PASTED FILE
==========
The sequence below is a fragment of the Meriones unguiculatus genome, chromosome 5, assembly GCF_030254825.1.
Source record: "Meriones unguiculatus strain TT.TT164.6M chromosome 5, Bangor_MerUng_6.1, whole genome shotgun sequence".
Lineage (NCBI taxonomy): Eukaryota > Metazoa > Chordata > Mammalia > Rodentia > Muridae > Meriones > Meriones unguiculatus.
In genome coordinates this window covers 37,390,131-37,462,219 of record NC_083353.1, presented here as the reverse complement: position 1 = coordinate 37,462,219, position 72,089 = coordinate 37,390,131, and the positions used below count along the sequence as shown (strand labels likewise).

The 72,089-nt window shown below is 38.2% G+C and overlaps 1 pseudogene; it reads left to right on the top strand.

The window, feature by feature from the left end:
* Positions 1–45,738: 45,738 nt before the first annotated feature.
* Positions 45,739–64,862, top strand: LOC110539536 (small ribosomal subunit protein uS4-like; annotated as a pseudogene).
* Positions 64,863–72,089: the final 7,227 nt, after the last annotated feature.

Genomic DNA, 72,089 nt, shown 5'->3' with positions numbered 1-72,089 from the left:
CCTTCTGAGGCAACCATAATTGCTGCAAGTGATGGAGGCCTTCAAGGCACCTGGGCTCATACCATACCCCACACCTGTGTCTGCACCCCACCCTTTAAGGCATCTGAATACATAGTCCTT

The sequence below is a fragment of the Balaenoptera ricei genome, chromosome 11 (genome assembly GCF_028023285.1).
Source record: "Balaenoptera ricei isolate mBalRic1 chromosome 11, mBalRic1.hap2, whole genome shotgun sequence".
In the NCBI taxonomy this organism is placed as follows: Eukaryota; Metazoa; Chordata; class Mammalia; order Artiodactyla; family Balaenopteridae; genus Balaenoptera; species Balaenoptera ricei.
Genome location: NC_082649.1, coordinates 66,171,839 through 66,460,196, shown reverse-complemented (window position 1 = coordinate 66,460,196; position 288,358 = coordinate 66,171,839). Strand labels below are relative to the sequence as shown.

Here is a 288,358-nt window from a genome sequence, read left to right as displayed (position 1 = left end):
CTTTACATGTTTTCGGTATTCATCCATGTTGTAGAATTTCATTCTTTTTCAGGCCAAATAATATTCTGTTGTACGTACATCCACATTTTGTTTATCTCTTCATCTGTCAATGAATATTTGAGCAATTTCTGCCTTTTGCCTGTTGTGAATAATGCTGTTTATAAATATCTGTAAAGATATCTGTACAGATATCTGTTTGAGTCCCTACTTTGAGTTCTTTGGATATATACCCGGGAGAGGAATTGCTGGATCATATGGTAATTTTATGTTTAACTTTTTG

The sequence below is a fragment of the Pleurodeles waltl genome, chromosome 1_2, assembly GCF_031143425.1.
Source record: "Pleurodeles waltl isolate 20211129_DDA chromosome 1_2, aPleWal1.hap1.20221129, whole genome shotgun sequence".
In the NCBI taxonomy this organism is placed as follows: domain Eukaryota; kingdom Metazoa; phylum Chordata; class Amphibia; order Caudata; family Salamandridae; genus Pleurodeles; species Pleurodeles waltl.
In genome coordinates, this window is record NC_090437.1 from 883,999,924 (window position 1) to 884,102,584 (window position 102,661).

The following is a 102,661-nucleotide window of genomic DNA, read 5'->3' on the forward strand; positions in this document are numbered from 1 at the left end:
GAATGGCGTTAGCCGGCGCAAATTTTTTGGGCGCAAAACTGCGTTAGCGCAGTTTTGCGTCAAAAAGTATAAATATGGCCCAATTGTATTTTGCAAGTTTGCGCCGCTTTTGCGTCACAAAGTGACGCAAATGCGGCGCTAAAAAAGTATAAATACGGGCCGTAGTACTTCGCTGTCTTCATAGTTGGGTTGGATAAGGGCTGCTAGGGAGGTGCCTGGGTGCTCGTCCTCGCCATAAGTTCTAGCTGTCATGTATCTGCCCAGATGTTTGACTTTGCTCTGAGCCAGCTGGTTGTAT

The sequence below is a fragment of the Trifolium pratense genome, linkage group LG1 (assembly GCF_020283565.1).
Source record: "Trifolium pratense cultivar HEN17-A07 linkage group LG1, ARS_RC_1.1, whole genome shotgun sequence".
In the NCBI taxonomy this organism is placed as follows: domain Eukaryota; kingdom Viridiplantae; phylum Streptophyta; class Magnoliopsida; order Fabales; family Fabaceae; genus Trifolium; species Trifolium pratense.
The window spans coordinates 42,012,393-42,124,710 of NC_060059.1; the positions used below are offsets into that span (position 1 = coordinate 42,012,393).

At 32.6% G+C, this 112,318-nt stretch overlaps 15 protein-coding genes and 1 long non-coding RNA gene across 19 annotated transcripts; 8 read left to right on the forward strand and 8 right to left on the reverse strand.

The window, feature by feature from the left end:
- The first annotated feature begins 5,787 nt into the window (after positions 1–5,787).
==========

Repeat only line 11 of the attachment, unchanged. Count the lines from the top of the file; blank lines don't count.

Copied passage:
CCTTCTGAGGCAACCATAATTGCTGCAAGTGATGGAGGCCTTCAAGGCACCTGGGCTCATACCATACCCCACACCTGTGTCTGCACCCCACCCTTTAAGGCATCTGAATACATAGTCCTT